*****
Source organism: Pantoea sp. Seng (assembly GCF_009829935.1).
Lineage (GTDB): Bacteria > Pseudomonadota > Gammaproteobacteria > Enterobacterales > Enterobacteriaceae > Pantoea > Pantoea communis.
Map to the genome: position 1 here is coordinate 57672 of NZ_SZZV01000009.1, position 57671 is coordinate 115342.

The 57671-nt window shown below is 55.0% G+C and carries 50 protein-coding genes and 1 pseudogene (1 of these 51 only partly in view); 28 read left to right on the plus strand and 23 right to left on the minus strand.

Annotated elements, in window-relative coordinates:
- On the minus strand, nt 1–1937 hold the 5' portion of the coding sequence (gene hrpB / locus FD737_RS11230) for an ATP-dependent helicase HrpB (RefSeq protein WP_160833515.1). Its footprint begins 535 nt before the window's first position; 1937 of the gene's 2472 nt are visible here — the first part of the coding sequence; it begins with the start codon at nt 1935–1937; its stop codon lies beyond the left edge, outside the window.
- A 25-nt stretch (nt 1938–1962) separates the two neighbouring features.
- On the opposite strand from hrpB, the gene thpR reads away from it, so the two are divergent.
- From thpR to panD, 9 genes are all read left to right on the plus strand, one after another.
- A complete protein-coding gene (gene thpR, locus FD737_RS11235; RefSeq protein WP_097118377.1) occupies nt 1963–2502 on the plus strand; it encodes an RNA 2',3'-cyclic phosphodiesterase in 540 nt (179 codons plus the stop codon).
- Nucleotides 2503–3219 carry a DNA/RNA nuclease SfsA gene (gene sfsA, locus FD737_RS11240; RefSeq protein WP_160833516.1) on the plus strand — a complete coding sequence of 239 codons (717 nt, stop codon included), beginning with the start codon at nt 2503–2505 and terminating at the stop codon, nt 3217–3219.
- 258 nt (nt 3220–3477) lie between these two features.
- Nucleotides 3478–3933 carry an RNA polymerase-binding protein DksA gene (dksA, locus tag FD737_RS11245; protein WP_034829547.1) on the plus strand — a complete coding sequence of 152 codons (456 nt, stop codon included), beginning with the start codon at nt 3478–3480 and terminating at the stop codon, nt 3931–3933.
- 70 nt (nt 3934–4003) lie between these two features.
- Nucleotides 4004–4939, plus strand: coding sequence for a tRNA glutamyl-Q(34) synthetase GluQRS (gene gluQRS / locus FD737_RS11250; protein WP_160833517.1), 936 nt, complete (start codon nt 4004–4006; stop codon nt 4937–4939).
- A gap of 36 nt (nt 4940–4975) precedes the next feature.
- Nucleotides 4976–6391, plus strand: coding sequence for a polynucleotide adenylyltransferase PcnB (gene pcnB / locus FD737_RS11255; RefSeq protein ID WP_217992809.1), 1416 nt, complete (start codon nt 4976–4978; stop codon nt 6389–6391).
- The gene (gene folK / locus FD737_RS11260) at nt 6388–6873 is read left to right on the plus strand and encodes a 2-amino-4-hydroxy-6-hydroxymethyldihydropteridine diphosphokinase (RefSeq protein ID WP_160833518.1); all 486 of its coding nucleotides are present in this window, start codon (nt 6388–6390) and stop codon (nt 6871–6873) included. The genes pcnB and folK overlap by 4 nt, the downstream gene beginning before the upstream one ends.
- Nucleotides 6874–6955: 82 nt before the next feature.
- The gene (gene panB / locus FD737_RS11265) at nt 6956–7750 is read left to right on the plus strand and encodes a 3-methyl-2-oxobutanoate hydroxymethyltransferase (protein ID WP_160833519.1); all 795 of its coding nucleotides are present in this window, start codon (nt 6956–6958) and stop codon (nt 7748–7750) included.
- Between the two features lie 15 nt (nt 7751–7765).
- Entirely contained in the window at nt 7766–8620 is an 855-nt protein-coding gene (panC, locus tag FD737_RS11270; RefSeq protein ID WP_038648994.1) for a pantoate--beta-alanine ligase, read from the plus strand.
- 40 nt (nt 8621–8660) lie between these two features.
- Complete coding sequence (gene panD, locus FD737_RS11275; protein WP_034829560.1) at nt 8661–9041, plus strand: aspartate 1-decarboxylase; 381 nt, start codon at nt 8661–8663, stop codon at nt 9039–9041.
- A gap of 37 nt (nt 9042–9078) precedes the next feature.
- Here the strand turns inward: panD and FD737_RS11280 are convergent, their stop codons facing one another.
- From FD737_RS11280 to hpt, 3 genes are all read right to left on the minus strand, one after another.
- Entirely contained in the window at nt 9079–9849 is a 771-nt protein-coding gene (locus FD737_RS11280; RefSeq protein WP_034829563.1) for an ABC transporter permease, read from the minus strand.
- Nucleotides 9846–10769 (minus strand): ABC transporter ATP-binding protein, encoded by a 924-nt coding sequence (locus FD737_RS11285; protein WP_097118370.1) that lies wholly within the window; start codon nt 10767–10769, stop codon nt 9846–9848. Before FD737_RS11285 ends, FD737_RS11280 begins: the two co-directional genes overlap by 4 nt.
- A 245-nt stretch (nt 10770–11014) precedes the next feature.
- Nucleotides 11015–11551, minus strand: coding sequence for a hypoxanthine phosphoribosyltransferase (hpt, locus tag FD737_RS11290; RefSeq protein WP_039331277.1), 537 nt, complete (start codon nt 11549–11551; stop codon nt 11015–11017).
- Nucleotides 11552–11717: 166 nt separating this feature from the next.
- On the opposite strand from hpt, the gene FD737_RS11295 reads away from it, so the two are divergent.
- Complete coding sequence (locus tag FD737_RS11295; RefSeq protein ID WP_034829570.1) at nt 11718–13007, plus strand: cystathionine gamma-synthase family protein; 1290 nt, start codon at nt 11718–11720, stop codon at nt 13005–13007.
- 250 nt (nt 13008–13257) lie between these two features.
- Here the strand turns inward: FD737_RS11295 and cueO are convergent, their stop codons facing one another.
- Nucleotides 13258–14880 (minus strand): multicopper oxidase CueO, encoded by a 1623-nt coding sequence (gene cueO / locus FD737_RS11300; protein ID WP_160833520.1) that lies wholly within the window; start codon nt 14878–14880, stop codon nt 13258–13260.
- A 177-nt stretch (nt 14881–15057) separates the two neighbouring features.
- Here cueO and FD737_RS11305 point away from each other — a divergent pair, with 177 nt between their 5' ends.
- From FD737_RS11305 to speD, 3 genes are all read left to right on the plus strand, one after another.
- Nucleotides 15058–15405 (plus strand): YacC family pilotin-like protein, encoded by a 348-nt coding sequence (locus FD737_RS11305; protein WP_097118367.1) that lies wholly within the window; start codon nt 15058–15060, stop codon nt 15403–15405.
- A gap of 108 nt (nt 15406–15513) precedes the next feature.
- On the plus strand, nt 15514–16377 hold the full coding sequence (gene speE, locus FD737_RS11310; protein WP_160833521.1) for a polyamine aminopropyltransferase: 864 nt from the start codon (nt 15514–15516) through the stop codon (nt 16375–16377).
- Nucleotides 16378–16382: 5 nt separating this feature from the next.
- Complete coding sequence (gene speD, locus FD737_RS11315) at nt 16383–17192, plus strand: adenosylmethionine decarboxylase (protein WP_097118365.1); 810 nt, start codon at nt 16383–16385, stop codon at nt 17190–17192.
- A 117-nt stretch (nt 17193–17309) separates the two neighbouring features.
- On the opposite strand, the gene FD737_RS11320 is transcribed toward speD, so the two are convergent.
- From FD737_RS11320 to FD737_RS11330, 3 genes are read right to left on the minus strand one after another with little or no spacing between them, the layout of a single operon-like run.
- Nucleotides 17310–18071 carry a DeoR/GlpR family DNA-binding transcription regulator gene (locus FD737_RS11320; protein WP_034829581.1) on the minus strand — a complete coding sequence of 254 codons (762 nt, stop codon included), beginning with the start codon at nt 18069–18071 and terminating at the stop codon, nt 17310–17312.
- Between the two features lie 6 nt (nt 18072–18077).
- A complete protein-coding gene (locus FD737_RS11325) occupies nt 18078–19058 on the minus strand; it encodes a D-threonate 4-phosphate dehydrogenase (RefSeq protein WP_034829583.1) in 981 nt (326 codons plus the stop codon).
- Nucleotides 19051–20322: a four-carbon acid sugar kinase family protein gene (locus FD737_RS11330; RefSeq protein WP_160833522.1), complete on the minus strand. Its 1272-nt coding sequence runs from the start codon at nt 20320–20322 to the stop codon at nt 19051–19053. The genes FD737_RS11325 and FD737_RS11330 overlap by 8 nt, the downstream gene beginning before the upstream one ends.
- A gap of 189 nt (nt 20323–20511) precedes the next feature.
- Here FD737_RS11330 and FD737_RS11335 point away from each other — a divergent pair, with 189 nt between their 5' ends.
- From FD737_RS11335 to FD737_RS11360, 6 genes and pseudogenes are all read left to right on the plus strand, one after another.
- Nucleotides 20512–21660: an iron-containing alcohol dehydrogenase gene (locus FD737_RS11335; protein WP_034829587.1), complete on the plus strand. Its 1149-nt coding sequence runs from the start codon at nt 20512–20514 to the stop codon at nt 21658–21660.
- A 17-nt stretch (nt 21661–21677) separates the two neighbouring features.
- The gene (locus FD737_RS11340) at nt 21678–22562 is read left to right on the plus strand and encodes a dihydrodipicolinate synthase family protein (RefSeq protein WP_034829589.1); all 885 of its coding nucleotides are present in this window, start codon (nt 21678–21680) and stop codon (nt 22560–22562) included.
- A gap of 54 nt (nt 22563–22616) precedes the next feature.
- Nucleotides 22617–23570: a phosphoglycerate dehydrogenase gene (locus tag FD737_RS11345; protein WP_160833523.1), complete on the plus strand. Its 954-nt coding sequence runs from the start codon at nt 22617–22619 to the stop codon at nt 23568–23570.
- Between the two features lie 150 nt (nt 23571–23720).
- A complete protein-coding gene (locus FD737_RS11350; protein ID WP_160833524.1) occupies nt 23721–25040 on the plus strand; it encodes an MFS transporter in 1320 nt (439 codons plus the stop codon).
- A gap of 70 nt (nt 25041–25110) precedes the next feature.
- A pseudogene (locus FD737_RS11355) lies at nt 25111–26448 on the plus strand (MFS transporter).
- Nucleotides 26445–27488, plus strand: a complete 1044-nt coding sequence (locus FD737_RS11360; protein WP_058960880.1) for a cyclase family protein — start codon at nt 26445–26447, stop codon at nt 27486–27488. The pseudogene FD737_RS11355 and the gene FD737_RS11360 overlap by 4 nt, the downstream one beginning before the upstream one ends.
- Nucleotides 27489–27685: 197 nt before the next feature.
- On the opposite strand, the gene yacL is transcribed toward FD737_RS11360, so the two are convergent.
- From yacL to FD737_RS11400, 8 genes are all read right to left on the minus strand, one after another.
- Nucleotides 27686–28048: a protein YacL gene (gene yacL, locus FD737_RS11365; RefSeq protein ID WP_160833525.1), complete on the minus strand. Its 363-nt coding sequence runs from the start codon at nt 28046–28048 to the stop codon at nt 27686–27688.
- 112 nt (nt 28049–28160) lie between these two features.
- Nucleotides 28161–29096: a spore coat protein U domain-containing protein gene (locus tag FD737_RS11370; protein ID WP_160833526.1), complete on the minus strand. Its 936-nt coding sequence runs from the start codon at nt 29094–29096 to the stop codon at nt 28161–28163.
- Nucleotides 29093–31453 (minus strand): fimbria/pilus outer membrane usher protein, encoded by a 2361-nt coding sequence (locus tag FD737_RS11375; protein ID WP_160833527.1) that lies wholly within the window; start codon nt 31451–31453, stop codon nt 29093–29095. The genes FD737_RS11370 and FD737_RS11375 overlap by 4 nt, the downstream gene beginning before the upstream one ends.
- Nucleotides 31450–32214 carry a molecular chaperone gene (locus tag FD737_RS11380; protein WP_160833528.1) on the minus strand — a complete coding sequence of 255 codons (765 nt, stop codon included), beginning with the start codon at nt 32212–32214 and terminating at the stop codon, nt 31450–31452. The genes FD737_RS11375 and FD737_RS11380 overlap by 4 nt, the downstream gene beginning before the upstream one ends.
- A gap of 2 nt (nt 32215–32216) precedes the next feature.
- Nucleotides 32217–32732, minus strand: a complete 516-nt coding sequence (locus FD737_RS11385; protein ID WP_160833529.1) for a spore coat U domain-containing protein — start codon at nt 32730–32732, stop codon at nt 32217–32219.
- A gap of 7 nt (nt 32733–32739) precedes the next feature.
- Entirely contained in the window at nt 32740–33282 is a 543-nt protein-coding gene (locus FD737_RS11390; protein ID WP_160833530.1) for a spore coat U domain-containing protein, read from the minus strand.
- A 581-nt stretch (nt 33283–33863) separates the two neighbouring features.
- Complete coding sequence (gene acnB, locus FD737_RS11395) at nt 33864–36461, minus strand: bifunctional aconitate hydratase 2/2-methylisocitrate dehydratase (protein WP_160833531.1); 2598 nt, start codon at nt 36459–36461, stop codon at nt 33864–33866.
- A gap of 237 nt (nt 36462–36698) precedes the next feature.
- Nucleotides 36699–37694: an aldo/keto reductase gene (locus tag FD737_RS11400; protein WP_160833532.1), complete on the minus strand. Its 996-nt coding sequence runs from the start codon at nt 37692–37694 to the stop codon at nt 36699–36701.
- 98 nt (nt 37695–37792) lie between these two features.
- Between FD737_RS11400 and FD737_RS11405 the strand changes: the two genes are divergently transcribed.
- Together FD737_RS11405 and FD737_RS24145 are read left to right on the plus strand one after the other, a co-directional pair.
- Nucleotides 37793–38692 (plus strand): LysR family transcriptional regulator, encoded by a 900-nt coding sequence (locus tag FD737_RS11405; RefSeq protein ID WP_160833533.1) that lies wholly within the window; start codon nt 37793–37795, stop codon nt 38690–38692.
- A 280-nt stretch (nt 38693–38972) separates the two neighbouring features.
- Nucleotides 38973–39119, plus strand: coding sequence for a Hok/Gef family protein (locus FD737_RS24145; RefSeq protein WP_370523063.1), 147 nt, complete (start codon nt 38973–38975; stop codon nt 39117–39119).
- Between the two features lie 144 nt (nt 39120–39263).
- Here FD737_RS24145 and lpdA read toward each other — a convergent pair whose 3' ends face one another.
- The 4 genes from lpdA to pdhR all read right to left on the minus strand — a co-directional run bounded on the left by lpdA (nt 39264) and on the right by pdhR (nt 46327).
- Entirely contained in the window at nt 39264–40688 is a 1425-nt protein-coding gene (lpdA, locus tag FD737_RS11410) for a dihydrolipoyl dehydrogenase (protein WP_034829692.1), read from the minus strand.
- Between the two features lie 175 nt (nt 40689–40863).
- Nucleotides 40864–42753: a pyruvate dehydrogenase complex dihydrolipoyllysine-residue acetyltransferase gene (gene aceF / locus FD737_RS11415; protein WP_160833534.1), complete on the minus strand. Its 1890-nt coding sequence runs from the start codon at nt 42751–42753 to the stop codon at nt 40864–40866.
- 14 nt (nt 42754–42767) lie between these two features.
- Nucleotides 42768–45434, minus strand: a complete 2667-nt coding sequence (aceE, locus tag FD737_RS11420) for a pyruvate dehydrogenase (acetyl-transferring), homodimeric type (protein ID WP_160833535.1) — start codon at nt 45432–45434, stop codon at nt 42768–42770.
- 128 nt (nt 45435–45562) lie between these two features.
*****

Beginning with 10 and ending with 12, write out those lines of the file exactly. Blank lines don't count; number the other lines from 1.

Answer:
- A complete protein-coding gene (gene thpR, locus FD737_RS11235; RefSeq protein WP_097118377.1) occupies nt 1963–2502 on the plus strand; it encodes an RNA 2',3'-cyclic phosphodiesterase in 540 nt (179 codons plus the stop codon).
- Nucleotides 2503–3219 carry a DNA/RNA nuclease SfsA gene (gene sfsA, locus FD737_RS11240; RefSeq protein WP_160833516.1) on the plus strand — a complete coding sequence of 239 codons (717 nt, stop codon included), beginning with the start codon at nt 2503–2505 and terminating at the stop codon, nt 3217–3219.
- 258 nt (nt 3220–3477) lie between these two features.